Town in the country of Hamath. It is now an insignificant hamlet, known as Riblah, in the Baḳa'ah, the broad valley between the two ranges of Lebanon and Hermon, and on the eastern shore of Nahr el-'Aṣi (Orontes), thirty-five miles northeast of Baalbek. Its position on the banks of a mountain stream, in the center of a vast and fertile plain, and close to the road leading from Egypt and Palestine to Babylon, rendered it a frequent resting-place for the armies of the Egyptian and Babylonian kings. It was at Riblah that Pharaoh-nechoh, after having defeated Josiah at Megiddo, put the latter's successor, Jehoahaz, in "bands" that he might not reign in Jerusalem (II Kings xxiii. 33). It was at Riblah also that Nebuchadnezzar established his headquarters when his army besieged Jerusalem (586 B.C.), and it was here that Zedekiah was brought before him for judgment (II Kings xxv. 6 et seq., 20-21; Jer. xxxix. 5-6; lii. 9 et seq., 26-27).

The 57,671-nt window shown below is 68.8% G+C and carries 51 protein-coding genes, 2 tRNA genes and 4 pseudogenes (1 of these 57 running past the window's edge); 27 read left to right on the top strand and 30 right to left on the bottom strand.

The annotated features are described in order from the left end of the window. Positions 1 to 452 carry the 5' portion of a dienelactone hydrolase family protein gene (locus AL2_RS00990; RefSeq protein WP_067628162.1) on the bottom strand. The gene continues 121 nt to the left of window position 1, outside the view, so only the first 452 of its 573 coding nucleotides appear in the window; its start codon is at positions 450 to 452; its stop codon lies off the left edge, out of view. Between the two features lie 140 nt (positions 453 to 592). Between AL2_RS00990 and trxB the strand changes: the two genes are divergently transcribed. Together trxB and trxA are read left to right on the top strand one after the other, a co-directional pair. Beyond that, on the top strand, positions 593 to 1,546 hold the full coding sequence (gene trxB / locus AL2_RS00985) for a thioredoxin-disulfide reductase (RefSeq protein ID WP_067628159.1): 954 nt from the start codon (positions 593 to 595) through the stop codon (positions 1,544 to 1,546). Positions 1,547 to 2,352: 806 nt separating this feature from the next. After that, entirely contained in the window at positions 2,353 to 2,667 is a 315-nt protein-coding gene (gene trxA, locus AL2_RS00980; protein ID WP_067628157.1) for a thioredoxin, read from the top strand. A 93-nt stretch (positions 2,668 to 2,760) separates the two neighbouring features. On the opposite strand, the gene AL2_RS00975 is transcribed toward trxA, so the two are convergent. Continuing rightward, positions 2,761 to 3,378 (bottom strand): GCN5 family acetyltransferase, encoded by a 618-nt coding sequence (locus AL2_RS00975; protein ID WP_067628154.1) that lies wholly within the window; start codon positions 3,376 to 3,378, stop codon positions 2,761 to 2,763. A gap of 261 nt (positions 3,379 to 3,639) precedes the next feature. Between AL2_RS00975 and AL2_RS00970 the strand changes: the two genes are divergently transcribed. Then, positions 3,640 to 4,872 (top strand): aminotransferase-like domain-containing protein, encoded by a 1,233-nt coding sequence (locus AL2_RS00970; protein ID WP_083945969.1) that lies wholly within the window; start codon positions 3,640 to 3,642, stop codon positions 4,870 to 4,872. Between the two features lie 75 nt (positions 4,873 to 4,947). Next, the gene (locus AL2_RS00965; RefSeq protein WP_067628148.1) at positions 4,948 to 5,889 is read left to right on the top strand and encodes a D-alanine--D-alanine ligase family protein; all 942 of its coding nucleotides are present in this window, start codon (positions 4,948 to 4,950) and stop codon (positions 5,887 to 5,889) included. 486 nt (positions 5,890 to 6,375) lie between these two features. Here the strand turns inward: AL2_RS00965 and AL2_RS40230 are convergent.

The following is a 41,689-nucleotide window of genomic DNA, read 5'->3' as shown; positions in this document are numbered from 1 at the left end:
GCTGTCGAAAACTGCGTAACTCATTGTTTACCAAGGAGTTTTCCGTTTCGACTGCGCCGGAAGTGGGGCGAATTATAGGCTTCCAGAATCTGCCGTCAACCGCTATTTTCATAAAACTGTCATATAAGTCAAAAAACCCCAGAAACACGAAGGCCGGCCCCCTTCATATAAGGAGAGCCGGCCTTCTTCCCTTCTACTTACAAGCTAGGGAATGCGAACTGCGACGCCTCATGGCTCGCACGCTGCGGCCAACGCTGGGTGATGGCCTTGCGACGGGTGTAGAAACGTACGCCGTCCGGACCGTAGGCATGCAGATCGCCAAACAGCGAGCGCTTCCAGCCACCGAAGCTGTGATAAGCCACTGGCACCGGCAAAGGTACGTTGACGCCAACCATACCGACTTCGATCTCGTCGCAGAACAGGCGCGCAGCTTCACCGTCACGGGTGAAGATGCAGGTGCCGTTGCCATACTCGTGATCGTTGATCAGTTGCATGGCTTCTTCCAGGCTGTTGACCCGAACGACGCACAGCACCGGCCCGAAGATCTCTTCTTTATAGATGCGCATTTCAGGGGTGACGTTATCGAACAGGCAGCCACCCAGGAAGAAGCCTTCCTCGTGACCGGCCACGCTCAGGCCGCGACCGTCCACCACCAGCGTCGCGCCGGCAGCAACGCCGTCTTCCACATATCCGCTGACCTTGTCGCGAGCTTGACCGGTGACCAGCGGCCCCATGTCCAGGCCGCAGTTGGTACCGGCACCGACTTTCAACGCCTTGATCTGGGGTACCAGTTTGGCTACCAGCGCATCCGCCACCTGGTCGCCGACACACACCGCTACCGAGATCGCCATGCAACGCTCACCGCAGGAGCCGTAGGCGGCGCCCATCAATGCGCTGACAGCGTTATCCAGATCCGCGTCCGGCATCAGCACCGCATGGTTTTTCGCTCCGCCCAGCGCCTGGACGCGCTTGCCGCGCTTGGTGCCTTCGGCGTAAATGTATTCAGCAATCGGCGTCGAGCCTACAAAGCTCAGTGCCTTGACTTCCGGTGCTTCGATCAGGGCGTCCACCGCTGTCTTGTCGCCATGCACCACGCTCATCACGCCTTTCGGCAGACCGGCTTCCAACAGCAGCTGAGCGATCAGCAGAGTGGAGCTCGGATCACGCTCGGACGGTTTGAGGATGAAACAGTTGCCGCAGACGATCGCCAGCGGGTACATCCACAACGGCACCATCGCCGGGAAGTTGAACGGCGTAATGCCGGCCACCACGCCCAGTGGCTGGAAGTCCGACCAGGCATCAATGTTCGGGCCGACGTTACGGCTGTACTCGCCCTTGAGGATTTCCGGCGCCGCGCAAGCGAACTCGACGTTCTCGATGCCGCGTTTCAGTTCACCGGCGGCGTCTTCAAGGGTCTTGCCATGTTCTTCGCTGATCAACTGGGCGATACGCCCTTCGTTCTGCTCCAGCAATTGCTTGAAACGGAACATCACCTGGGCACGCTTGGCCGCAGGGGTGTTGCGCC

Most modern expounders (Ewald, Smend, Cornill, and others) read "Riblah" instead of the Masoretic "Diblatah" (the accusative of "Diblah") in Ezek. vi. 14 The location of Diblah is unknown. In Num. xxxiv. 11 a place named "Ha-Riblah" (with the article) is mentioned among the villages forming the borders of the Promised Land. But as this Riblah is situated on the eastern boundary it can not be identical with Riblah in Hamath. It is difficult to determine the location of the Riblah mentioned in this passage.

J. J. Z. L.
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